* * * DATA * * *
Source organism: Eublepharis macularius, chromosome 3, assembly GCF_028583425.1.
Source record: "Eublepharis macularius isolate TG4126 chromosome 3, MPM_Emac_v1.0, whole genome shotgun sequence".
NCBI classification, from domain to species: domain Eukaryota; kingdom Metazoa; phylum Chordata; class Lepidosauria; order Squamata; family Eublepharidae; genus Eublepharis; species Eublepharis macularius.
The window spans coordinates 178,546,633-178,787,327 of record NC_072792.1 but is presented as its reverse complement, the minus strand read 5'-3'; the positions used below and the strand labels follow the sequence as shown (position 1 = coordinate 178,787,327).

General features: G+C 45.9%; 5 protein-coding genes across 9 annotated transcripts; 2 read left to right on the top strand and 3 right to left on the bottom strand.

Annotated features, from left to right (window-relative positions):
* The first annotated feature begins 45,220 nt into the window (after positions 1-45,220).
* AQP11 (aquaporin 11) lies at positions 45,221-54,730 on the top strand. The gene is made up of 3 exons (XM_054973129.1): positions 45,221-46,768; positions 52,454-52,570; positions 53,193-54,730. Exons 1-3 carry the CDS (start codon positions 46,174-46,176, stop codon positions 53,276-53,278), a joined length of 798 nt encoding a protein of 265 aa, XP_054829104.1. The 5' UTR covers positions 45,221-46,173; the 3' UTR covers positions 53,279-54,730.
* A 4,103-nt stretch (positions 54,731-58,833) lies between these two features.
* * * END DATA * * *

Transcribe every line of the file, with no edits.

Source organism: Eublepharis macularius, chromosome 3, assembly GCF_028583425.1.
Source record: "Eublepharis macularius isolate TG4126 chromosome 3, MPM_Emac_v1.0, whole genome shotgun sequence".
NCBI classification, from domain to species: domain Eukaryota; kingdom Metazoa; phylum Chordata; class Lepidosauria; order Squamata; family Eublepharidae; genus Eublepharis; species Eublepharis macularius.
The window spans coordinates 178,546,633-178,787,327 of record NC_072792.1 but is presented as its reverse complement, the minus strand read 5'-3'; the positions used below and the strand labels follow the sequence as shown (position 1 = coordinate 178,787,327).

General features: G+C 45.9%; 5 protein-coding genes across 9 annotated transcripts; 2 read left to right on the top strand and 3 right to left on the bottom strand.

Annotated features, from left to right (window-relative positions):
* The first annotated feature begins 45,220 nt into the window (after positions 1-45,220).
* AQP11 (aquaporin 11) lies at positions 45,221-54,730 on the top strand. The gene is made up of 3 exons (XM_054973129.1): positions 45,221-46,768; positions 52,454-52,570; positions 53,193-54,730. Exons 1-3 carry the CDS (start codon positions 46,174-46,176, stop codon positions 53,276-53,278), a joined length of 798 nt encoding a protein of 265 aa, XP_054829104.1. The 5' UTR covers positions 45,221-46,173; the 3' UTR covers positions 53,279-54,730.
* A 4,103-nt stretch (positions 54,731-58,833) lies between these two features.